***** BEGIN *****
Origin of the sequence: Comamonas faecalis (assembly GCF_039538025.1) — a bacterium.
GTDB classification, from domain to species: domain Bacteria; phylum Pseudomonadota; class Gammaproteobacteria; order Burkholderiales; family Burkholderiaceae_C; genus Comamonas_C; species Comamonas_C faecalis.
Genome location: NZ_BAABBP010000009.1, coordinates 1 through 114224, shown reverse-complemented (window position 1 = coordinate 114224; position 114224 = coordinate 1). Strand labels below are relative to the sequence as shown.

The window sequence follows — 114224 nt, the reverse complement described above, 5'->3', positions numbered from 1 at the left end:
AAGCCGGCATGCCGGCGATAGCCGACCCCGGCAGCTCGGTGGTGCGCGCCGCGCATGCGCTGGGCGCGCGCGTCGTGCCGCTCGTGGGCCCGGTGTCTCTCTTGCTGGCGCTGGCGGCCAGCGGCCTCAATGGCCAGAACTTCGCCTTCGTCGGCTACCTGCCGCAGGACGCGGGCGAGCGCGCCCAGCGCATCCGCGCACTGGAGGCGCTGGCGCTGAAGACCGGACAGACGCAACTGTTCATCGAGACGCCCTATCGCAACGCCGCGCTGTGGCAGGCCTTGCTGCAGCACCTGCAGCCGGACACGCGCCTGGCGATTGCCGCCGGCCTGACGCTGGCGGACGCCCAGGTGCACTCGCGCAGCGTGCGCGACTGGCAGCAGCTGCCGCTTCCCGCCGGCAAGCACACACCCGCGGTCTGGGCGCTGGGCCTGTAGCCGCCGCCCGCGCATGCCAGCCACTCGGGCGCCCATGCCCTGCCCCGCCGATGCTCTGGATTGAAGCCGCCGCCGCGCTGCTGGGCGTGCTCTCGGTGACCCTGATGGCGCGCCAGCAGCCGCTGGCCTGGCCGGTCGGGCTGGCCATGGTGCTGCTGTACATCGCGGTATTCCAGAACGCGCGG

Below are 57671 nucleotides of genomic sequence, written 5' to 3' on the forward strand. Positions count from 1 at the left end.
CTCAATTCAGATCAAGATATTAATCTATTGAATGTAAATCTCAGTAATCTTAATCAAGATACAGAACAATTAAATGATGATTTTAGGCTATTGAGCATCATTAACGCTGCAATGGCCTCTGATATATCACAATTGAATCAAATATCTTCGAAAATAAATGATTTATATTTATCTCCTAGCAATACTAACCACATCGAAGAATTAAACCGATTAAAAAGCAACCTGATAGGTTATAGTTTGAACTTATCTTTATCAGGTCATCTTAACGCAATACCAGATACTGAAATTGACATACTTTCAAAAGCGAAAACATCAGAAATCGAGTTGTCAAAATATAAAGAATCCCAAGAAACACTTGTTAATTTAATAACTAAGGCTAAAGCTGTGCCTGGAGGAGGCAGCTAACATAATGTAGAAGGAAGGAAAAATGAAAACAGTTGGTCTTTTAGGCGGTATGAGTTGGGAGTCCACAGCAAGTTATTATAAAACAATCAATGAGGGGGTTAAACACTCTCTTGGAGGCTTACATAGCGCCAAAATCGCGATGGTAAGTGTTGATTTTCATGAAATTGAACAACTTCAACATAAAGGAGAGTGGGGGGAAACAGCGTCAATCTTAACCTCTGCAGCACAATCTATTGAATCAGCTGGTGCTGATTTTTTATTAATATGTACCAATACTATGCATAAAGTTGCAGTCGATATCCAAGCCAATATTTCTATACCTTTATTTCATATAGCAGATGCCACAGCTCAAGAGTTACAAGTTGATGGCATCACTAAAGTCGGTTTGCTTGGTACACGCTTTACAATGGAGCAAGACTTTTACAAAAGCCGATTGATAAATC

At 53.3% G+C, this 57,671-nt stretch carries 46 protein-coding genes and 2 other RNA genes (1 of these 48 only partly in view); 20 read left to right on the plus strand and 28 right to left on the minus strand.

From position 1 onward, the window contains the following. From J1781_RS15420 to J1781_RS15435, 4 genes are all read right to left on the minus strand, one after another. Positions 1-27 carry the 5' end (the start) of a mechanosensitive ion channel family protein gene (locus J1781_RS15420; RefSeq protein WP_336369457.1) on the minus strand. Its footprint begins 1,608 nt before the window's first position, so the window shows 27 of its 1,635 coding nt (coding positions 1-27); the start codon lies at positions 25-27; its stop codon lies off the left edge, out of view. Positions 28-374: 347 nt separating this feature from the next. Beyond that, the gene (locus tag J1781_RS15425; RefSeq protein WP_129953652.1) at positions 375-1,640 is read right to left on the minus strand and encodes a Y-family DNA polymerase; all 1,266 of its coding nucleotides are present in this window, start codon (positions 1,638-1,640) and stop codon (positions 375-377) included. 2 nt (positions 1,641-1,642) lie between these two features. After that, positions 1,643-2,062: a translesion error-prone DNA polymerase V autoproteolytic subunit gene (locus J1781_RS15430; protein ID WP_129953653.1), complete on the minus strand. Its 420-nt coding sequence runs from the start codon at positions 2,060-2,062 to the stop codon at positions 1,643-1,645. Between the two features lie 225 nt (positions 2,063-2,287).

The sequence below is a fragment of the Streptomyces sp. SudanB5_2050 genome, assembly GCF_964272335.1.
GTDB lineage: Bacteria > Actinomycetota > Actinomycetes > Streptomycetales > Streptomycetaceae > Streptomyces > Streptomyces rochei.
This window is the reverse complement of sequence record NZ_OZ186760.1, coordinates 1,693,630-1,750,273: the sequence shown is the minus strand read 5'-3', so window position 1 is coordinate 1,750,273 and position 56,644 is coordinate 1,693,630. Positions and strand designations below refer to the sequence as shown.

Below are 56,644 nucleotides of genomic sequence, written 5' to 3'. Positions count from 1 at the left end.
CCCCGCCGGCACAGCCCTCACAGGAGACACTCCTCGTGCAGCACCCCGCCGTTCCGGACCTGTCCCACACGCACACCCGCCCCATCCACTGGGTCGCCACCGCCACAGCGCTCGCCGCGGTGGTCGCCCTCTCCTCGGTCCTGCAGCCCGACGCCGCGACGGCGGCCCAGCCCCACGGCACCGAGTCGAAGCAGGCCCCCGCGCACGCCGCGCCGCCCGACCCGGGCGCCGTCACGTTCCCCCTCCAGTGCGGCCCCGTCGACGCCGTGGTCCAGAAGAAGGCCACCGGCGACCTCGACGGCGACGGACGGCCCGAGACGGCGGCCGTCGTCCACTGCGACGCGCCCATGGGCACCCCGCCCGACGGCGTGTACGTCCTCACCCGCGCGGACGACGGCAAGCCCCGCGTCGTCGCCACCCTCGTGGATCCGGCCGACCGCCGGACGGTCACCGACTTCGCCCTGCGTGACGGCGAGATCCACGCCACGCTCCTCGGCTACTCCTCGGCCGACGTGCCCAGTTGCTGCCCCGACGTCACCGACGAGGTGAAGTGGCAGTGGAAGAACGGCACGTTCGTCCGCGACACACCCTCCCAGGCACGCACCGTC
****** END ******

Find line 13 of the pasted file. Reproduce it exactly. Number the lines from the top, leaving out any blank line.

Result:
Below are 56,644 nucleotides of genomic sequence, written 5' to 3'. Positions count from 1 at the left end.